Lab9_Echinoderms

Lab9_Echinoderms - Laboratory 9 Echinodermata 170...

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Echinodermata Laboratory 9
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170 Laboratory 9: Echinoderms OBJECTIVES After completing this lab you will be able to: 1. Compare the starfish and the cockroach in seven traits body symmetry body cavity support circulation gas exchange reproduction development LAB PREPARATION In preparation for this laboratory you should do the following: 1. Read and study this laboratory. 2. Read Chapter 32, Chapter 33, and Chapter 47, in Campbell (7 th Ed.) 3. Bring your dissection instruments to lab. 4. Bring personal protective gear (lab coat, goggles, gloves) to lab. INTRODUCTION Starfish (or sea stars) are in the Phylum Echinodermata (Gk. echino, spiny; derma, skin), Class Asteroidea. The phylum has five other Classes: Echinoidea (sea urchins), Ophiuroidea (brittle stars), Holothuroidea (sea cucumbers), Crinoidea (sea lilies), and Concentricycloidea (sea daisies). Echinoderms are exclusively marine animals and the only major group of deuterostome invertebrates (see Development below). Unlike other radiate phyla (e.g., sponges, cnidarians, and ctenophores), the echinoderms possess a true coelom and an internal mesodermal skeleton (endoskeleton). A portion of the coelom is modified into a water vascular system, i.e., tube feet and associated structures, which is a unique adaptation of the phylum. They lack any excretory organs (which is a likely reason for their exclusivemarineexistence),heart,or segmentation. The most striking characteristic of the group is their pentaradiate symmetry; their body can usually be divided into five parts around a central axis. This unique symmetry, however, is secondarily derived from a bilaterally symmetric ancestral form (all echinoderm larvae are bilaterally symmetric). Because of this symmetry, the surfaces of echinoderms are not divided into dorsal and ventral, but oral (bearing the mouth) and aboral (opposite the mouth). A. Support & Movement Support in the starfish is by an endoskeleton, and movement is achieved mainly by action of the tube feet or podia, components of the water vascular system.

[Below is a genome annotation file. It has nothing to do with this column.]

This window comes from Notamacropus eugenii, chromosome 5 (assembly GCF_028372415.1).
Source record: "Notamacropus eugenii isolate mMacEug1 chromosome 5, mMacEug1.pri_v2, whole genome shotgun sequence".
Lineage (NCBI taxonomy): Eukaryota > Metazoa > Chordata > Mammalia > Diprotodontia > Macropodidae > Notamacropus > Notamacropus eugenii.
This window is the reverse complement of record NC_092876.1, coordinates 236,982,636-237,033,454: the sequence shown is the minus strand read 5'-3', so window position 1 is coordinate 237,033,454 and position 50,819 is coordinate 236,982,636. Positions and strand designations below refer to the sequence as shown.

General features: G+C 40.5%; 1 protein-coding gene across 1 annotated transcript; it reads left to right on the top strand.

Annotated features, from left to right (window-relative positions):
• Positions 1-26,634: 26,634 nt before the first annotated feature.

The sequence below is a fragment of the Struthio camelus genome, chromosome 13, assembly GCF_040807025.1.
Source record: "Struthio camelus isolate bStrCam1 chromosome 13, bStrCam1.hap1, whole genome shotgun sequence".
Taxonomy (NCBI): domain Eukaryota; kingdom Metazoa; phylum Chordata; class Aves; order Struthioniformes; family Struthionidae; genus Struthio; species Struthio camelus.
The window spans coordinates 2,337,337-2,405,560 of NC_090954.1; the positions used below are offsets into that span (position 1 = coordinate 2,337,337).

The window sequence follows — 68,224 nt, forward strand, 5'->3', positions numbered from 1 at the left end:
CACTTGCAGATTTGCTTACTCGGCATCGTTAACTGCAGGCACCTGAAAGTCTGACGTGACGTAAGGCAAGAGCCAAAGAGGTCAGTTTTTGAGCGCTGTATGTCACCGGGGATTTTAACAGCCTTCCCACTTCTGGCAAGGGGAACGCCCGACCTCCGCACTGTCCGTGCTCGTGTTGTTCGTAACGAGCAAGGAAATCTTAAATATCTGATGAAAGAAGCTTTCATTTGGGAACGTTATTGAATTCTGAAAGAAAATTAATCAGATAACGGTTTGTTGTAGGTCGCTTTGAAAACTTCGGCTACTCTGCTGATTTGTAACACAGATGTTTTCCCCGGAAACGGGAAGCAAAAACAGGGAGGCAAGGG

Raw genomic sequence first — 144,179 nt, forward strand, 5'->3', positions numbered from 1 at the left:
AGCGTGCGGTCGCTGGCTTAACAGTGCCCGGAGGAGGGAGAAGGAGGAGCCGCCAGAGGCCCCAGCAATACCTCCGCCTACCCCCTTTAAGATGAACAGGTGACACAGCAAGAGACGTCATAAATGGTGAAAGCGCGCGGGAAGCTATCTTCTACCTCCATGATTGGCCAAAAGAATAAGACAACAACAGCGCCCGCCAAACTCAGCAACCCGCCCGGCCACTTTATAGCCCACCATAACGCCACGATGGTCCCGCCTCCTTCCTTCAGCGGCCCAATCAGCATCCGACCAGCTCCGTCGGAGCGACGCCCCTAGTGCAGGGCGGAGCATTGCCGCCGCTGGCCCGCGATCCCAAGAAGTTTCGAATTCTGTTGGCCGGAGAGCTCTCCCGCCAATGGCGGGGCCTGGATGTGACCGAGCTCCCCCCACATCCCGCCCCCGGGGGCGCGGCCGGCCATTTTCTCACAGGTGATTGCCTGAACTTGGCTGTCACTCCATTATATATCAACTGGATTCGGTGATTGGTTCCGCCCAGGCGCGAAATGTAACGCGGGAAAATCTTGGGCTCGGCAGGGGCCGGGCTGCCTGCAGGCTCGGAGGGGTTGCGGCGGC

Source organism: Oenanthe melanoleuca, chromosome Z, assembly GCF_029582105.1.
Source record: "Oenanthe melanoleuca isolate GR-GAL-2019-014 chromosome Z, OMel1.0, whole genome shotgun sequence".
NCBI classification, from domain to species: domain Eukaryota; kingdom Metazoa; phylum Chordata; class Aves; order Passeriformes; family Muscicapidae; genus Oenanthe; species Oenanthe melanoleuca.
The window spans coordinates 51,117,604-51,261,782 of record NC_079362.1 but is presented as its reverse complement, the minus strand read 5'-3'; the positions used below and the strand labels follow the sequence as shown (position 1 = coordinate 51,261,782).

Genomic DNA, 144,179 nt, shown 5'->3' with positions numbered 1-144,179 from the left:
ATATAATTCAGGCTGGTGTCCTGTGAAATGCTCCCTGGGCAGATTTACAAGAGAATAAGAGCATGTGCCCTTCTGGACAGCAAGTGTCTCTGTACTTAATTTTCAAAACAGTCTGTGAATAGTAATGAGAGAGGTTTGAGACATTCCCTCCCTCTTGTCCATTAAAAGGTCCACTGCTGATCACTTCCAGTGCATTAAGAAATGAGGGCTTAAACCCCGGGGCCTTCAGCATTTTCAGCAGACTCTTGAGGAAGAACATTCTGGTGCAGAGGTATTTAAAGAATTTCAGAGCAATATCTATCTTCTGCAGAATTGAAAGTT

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Laboratory 9: Echinoderms 171 1. The Skeleton The starfish body is supported by a calcareous endoskeleton composed of adjacent, articulating skeletal plates. Although the skeleton may appear to be outside the body of the organism, it is actually covered with a thin epidermal layer and is derived from mesoderm. While the skeleton’s primary function is protection and support, it also assists in locomotion. In the arms of starfish, the body wall muscles are arranged in bands between the plates, providing various degrees of arm motion. In addition to short spines or tubercles, pincer-like pedicillariae (which are modified spines) cover the outer surface of the star fish Ffigure 9-1). A pedicillariae can be divided into a basal stalk and more distal jaws. Their primary functions are to keep the exposed portions of the star fish clean, protect the more delicate tube feet and gills, and capture small prey organisms. When first discovered, in 1778, they were thought to be parasitic organisms and were given the scientific name Pedicellaria. They vary in size and density and react
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This note was uploaded on 04/10/2008 for the course BIO 172L taught by Professor Gerald during the Spring '08 term at Hawaii.

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Lab9_Echinoderms - Laboratory 9 Echinodermata 170...

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